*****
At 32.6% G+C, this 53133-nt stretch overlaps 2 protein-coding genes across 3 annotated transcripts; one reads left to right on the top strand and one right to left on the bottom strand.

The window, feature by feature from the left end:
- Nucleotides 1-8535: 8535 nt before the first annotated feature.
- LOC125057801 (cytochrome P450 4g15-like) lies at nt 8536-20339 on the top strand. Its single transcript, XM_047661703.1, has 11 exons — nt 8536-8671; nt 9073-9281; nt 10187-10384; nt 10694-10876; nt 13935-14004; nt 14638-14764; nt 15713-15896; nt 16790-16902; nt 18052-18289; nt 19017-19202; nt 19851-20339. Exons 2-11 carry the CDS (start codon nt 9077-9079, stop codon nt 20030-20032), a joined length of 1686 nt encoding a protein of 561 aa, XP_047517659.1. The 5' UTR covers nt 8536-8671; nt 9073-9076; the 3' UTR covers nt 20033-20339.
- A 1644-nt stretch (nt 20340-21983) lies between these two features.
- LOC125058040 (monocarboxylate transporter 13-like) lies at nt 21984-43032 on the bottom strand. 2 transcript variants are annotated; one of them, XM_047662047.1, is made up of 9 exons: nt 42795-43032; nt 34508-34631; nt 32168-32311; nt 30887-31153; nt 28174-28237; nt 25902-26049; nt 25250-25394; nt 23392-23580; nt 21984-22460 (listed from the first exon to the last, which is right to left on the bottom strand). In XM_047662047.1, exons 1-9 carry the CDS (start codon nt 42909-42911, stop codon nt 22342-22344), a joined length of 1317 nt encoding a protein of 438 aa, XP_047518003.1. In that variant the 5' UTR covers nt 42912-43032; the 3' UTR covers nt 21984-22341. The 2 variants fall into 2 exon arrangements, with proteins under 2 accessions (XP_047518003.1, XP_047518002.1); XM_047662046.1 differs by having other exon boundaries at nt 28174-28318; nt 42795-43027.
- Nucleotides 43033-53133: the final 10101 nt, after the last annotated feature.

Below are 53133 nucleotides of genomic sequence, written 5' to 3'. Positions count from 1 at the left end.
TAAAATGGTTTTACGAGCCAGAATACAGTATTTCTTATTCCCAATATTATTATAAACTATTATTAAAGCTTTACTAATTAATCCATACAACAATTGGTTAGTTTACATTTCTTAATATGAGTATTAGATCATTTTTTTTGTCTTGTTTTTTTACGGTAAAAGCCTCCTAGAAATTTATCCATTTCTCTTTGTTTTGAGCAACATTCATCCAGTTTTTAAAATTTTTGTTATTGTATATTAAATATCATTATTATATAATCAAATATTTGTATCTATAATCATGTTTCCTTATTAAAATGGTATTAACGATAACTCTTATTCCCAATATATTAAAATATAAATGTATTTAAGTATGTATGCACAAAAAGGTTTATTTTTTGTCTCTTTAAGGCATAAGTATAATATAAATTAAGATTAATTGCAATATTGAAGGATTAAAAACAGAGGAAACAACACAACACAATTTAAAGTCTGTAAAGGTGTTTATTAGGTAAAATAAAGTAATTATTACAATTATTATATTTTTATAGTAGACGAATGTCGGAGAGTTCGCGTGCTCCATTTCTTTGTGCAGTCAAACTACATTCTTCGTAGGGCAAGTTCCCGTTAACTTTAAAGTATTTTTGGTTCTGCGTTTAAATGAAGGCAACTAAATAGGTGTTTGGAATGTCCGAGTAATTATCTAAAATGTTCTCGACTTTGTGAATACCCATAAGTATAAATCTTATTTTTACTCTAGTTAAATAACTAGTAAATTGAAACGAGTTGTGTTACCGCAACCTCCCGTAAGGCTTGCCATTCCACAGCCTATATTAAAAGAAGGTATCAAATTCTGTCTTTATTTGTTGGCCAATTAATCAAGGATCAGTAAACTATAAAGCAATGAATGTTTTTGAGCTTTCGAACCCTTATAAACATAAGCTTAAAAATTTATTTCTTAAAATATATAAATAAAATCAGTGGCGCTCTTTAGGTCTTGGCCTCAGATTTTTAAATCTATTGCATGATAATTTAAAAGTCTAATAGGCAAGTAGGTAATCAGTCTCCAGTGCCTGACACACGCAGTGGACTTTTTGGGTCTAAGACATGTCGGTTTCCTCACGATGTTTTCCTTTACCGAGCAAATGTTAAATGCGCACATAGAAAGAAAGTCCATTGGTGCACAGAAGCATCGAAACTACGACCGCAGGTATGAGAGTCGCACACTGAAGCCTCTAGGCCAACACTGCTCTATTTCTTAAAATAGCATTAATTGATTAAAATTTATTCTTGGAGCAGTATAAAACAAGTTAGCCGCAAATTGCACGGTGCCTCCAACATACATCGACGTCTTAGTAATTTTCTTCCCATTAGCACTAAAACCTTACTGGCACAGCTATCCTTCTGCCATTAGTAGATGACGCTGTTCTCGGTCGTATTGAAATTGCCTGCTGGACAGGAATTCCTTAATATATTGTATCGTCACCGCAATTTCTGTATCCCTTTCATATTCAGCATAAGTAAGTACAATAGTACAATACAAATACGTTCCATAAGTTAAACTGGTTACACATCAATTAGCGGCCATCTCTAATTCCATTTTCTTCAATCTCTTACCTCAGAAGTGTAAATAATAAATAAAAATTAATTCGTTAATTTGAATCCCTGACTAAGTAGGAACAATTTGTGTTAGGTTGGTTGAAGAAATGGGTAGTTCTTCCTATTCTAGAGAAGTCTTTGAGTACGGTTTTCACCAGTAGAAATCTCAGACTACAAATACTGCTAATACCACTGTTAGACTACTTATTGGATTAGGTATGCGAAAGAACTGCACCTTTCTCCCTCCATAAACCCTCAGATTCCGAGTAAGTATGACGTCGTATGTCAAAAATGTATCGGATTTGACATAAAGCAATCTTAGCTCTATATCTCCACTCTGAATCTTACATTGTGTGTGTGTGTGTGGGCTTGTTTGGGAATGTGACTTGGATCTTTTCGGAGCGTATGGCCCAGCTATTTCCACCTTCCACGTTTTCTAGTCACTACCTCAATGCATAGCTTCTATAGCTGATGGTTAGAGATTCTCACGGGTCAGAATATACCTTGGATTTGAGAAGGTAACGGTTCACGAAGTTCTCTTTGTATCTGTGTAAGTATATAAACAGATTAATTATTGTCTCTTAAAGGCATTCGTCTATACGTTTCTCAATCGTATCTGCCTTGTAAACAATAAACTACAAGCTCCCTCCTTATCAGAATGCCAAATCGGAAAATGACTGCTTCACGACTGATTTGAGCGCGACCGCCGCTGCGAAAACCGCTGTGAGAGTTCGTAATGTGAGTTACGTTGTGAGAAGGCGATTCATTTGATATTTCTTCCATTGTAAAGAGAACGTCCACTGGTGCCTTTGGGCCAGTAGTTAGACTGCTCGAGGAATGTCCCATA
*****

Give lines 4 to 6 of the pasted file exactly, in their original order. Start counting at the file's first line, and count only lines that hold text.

- LOC125057801 (cytochrome P450 4g15-like) lies at nt 8536-20339 on the top strand. Its single transcript, XM_047661703.1, has 11 exons — nt 8536-8671; nt 9073-9281; nt 10187-10384; nt 10694-10876; nt 13935-14004; nt 14638-14764; nt 15713-15896; nt 16790-16902; nt 18052-18289; nt 19017-19202; nt 19851-20339. Exons 2-11 carry the CDS (start codon nt 9077-9079, stop codon nt 20030-20032), a joined length of 1686 nt encoding a protein of 561 aa, XP_047517659.1. The 5' UTR covers nt 8536-8671; nt 9073-9076; the 3' UTR covers nt 20033-20339.
- A 1644-nt stretch (nt 20340-21983) lies between these two features.
- LOC125058040 (monocarboxylate transporter 13-like) lies at nt 21984-43032 on the bottom strand. 2 transcript variants are annotated; one of them, XM_047662047.1, is made up of 9 exons: nt 42795-43032; nt 34508-34631; nt 32168-32311; nt 30887-31153; nt 28174-28237; nt 25902-26049; nt 25250-25394; nt 23392-23580; nt 21984-22460 (listed from the first exon to the last, which is right to left on the bottom strand). In XM_047662047.1, exons 1-9 carry the CDS (start codon nt 42909-42911, stop codon nt 22342-22344), a joined length of 1317 nt encoding a protein of 438 aa, XP_047518003.1. In that variant the 5' UTR covers nt 42912-43032; the 3' UTR covers nt 21984-22341. The 2 variants fall into 2 exon arrangements, with proteins under 2 accessions (XP_047518003.1, XP_047518002.1); XM_047662046.1 differs by having other exon boundaries at nt 28174-28318; nt 42795-43027.